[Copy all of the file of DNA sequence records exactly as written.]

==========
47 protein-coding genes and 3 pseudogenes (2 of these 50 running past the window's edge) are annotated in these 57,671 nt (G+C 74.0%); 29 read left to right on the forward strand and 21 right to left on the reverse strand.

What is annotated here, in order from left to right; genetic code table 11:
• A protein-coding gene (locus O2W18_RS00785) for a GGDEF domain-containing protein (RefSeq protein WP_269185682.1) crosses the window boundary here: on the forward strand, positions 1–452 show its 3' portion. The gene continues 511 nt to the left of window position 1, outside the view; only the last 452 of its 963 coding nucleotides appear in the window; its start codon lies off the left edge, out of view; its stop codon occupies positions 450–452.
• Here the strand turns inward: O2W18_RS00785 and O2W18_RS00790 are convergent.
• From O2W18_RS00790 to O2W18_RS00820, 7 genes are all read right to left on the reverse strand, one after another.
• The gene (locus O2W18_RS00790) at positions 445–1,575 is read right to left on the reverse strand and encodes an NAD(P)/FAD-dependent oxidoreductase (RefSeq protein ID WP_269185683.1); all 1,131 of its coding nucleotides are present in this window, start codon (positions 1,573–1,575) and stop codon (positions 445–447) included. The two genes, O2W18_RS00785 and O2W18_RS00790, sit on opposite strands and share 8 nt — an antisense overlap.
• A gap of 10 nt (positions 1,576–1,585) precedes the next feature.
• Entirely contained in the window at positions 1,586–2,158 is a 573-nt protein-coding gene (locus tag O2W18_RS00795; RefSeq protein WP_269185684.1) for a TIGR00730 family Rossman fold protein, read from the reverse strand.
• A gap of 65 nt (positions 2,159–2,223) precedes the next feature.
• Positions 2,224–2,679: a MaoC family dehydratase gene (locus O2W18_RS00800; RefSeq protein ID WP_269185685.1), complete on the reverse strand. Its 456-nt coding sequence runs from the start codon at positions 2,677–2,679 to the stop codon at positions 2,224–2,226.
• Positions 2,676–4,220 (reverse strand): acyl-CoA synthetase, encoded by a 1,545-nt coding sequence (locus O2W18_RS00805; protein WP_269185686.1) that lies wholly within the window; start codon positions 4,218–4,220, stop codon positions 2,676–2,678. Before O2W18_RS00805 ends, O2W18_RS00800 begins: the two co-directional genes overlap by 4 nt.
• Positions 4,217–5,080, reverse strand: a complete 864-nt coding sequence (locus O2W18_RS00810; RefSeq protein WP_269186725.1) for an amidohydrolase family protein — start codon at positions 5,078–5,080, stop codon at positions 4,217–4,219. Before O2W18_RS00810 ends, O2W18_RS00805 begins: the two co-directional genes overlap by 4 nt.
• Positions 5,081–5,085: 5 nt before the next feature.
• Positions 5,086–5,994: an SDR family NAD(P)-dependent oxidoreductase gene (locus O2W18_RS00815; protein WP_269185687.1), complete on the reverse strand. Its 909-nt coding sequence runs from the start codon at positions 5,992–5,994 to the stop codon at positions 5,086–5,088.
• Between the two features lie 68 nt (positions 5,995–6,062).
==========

47 protein-coding genes and 3 pseudogenes (2 of these 50 running past the window's edge) are annotated in these 57,671 nt (G+C 74.0%); 29 read left to right on the forward strand and 21 right to left on the reverse strand.

What is annotated here, in order from left to right; genetic code table 11:
• A protein-coding gene (locus O2W18_RS00785) for a GGDEF domain-containing protein (RefSeq protein WP_269185682.1) crosses the window boundary here: on the forward strand, positions 1–452 show its 3' portion. The gene continues 511 nt to the left of window position 1, outside the view; only the last 452 of its 963 coding nucleotides appear in the window; its start codon lies off the left edge, out of view; its stop codon occupies positions 450–452.
• Here the strand turns inward: O2W18_RS00785 and O2W18_RS00790 are convergent.
• From O2W18_RS00790 to O2W18_RS00820, 7 genes are all read right to left on the reverse strand, one after another.
• The gene (locus O2W18_RS00790) at positions 445–1,575 is read right to left on the reverse strand and encodes an NAD(P)/FAD-dependent oxidoreductase (RefSeq protein ID WP_269185683.1); all 1,131 of its coding nucleotides are present in this window, start codon (positions 1,573–1,575) and stop codon (positions 445–447) included. The two genes, O2W18_RS00785 and O2W18_RS00790, sit on opposite strands and share 8 nt — an antisense overlap.
• A gap of 10 nt (positions 1,576–1,585) precedes the next feature.
• Entirely contained in the window at positions 1,586–2,158 is a 573-nt protein-coding gene (locus tag O2W18_RS00795; RefSeq protein WP_269185684.1) for a TIGR00730 family Rossman fold protein, read from the reverse strand.
• A gap of 65 nt (positions 2,159–2,223) precedes the next feature.
• Positions 2,224–2,679: a MaoC family dehydratase gene (locus O2W18_RS00800; RefSeq protein ID WP_269185685.1), complete on the reverse strand. Its 456-nt coding sequence runs from the start codon at positions 2,677–2,679 to the stop codon at positions 2,224–2,226.
• Positions 2,676–4,220 (reverse strand): acyl-CoA synthetase, encoded by a 1,545-nt coding sequence (locus O2W18_RS00805; protein WP_269185686.1) that lies wholly within the window; start codon positions 4,218–4,220, stop codon positions 2,676–2,678. Before O2W18_RS00805 ends, O2W18_RS00800 begins: the two co-directional genes overlap by 4 nt.
• Positions 4,217–5,080, reverse strand: a complete 864-nt coding sequence (locus O2W18_RS00810; RefSeq protein WP_269186725.1) for an amidohydrolase family protein — start codon at positions 5,078–5,080, stop codon at positions 4,217–4,219. Before O2W18_RS00810 ends, O2W18_RS00805 begins: the two co-directional genes overlap by 4 nt.
• Positions 5,081–5,085: 5 nt before the next feature.
• Positions 5,086–5,994: an SDR family NAD(P)-dependent oxidoreductase gene (locus O2W18_RS00815; protein WP_269185687.1), complete on the reverse strand. Its 909-nt coding sequence runs from the start codon at positions 5,992–5,994 to the stop codon at positions 5,086–5,088.
• Between the two features lie 68 nt (positions 5,995–6,062).